Karuta are Japanese playing cards. Playing cards were introduced to Japan by the Portuguese traders during the mid-16th century; these early decks were used for trick-taking games. The earliest indigenous karuta was first invented in the town of Miike in Chikugo Province at around the end of the 16th century; the Miike Karuta Memorial Hall located in Ōmuta, Fukuoka is the only municipal museum in Japan dedicated to the history of karuta. Karuta packs are divided into two groups, those that are descended from Portuguese cards and those from e-awase. E-awase derived from kai-awase, played with shells but were converted to card format during the early 17th-century; the basic idea of any e-awase karuta game is to be able to determine which card out of an array of cards is required and to grab the card before it is grabbed by an opponent and is played by children at elementary school and junior high-school level during class, as an educational exercise. Chinese playing cards of the money-suited and domino types existed in Japan from at least the late 18th century until the early 20th century.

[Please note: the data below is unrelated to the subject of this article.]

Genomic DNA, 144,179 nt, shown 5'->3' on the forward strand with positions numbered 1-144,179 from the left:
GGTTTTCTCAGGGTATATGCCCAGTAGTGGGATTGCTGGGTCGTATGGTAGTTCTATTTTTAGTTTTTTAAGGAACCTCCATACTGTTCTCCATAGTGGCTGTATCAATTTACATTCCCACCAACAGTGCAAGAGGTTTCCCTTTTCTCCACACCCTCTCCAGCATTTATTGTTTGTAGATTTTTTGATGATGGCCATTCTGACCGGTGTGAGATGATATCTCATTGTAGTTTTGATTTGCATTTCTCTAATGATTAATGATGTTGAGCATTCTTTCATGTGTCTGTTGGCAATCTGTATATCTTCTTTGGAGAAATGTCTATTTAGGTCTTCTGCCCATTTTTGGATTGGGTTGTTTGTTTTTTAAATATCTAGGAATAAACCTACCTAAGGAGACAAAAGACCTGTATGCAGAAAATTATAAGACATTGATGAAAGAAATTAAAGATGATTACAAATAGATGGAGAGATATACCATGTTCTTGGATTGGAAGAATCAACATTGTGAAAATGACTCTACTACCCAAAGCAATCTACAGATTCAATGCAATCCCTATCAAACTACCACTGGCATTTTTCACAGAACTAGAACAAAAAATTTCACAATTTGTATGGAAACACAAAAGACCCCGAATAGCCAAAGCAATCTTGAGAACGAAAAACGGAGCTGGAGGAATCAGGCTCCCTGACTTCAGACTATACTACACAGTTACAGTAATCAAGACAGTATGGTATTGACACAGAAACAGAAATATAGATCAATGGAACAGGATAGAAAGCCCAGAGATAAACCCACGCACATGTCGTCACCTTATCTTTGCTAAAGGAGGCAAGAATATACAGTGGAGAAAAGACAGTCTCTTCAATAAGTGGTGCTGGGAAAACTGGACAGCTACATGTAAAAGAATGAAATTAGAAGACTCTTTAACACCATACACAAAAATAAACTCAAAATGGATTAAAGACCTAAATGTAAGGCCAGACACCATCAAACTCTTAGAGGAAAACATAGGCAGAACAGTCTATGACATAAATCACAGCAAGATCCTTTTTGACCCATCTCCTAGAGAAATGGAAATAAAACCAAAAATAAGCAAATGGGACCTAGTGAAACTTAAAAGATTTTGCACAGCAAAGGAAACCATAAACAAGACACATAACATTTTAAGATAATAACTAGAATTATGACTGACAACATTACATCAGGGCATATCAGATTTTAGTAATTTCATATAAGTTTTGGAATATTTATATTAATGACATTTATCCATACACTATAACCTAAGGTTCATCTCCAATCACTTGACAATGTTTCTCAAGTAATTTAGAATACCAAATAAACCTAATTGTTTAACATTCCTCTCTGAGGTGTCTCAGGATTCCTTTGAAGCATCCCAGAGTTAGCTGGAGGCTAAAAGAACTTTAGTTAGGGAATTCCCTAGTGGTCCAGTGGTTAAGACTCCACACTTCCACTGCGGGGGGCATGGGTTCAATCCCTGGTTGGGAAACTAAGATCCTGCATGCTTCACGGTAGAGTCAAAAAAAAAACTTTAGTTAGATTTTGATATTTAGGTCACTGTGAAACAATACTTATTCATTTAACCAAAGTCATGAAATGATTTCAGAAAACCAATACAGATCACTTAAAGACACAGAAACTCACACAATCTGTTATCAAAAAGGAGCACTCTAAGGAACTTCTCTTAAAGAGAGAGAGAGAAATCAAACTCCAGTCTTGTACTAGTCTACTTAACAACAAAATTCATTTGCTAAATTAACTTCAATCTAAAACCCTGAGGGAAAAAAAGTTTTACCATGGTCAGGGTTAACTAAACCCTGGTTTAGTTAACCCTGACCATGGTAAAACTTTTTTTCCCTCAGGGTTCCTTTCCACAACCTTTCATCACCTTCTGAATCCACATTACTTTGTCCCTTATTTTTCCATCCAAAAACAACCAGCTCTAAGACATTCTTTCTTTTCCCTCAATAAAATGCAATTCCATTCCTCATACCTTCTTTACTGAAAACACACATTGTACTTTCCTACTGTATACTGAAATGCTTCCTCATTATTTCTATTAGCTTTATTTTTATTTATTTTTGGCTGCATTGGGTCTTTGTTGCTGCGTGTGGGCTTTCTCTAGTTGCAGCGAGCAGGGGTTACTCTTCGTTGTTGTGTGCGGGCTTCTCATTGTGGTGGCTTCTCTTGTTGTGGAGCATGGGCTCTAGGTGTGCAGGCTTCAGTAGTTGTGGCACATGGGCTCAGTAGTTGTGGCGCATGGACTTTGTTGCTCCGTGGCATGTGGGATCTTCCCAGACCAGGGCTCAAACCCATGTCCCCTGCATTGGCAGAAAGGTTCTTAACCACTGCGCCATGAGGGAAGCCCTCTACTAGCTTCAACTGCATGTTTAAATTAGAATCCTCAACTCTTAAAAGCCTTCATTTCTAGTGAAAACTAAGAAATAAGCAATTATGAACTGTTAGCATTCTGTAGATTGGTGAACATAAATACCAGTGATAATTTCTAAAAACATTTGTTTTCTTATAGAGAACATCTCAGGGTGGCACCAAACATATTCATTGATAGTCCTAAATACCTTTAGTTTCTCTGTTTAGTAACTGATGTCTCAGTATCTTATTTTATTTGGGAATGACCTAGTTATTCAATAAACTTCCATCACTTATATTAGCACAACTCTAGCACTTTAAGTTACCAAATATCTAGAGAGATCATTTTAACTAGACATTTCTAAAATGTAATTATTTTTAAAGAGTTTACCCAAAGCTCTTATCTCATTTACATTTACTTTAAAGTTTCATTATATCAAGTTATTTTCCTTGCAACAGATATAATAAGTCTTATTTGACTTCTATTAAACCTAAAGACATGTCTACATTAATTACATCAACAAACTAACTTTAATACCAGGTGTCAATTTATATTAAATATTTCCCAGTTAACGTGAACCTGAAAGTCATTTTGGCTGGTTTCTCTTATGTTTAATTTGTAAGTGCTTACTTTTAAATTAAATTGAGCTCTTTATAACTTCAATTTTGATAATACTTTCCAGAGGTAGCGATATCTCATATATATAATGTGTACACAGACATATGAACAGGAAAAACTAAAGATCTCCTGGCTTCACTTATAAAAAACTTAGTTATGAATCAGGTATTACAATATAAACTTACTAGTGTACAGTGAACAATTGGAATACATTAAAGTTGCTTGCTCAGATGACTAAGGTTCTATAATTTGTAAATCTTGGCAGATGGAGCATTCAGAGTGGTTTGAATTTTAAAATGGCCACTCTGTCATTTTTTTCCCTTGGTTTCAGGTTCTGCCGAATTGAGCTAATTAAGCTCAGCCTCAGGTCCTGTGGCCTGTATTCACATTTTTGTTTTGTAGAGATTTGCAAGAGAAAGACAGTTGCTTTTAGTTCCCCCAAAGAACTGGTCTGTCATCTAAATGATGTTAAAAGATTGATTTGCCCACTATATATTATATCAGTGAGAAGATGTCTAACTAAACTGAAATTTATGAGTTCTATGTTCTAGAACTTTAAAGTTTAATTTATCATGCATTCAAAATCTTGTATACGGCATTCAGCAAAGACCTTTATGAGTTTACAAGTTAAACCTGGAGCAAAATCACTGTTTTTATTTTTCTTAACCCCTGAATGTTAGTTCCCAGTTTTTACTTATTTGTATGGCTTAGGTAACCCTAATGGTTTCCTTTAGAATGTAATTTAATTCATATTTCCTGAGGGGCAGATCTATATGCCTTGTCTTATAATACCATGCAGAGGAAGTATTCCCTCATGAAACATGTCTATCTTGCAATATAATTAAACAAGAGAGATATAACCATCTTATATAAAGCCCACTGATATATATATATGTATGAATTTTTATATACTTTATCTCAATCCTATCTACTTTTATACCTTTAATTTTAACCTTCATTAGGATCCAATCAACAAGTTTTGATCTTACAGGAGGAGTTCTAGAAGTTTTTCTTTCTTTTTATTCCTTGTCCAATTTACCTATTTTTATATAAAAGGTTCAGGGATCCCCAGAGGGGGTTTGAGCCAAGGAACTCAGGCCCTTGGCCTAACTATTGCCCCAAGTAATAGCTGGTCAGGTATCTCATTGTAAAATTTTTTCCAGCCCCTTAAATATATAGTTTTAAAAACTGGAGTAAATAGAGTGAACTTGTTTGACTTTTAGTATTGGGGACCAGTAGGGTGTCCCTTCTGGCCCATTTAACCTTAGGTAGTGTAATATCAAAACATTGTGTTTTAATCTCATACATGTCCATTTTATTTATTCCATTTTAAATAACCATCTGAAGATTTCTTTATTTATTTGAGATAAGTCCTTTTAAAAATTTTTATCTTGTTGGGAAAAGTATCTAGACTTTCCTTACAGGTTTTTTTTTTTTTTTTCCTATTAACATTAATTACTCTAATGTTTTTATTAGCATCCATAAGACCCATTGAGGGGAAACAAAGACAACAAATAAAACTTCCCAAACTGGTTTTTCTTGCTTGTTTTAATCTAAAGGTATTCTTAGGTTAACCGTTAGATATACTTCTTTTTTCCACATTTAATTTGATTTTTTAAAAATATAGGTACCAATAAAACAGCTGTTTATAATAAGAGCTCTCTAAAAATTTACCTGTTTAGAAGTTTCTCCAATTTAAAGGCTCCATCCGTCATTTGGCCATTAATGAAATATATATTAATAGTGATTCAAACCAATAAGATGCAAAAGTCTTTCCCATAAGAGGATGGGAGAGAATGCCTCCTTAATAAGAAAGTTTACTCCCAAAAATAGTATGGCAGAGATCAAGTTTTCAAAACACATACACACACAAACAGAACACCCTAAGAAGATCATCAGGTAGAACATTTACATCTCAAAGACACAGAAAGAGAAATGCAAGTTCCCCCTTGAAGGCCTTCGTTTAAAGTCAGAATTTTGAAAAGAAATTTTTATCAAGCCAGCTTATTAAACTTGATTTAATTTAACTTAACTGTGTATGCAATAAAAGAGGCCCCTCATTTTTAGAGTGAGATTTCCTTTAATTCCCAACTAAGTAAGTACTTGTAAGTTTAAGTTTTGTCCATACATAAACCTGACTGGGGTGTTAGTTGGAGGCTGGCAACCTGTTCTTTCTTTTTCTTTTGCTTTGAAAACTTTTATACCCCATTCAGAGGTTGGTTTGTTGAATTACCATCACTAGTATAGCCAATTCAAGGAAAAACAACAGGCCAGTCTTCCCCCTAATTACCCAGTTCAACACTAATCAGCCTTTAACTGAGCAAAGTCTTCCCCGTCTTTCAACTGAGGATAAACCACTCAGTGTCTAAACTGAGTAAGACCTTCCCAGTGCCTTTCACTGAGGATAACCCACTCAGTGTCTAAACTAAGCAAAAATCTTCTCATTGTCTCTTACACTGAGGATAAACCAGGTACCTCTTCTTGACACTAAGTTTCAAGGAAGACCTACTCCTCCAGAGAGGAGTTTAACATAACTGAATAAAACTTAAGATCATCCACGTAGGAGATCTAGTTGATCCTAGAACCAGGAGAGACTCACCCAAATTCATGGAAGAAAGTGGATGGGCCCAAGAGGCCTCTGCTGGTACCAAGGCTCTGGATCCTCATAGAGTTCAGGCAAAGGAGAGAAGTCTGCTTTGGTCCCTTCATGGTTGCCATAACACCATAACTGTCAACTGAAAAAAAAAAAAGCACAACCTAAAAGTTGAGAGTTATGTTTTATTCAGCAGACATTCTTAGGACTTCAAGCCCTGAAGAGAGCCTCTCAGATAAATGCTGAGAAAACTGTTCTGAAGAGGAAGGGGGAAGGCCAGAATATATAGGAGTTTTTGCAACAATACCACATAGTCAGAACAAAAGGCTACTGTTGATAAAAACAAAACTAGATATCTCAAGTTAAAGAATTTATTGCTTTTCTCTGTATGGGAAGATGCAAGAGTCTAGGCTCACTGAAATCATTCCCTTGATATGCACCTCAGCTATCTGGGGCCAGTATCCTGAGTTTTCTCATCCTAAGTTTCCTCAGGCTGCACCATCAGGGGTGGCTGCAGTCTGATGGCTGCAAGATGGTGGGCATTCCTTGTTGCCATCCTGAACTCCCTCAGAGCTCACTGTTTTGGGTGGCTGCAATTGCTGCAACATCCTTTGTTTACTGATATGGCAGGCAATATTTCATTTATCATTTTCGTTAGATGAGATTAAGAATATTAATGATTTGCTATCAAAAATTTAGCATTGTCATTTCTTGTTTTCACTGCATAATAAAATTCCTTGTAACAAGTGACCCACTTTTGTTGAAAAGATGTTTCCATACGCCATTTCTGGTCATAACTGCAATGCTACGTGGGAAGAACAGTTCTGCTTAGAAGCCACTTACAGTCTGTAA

Their games would influence those played with the Hanafuda pack. The first indigenous Japanese deck was the Tenshō karuta named after the Tenshō period, it was a 48 card deck with the 10s missing like Portuguese decks from that period. It kept the four Latin suits of cups, coins and swords along with the three face cards of female knave and king. In 1633, the Tokugawa shogunate banned these cards, forcing Japanese manufacturers to radically redesign their cards; as a result of Japan's isolationist Sakoku policy, karuta would develop separately from the rest of the world. In order to hide the proscription of Portuguese derived cards, makers turned the cards into abstract designs known as mekuri karuta. By the mid-20th century, all mekuri karuta fell into oblivion with the exception of Komatsufuda, used to play Kakkuri, a matching game found in Yafune, Fukui prefecture; the Unsun karuta deck developed in the late 17th century. It has five suits of 15 ranks each for a total of 75 cards. Six of the ranks were face cards.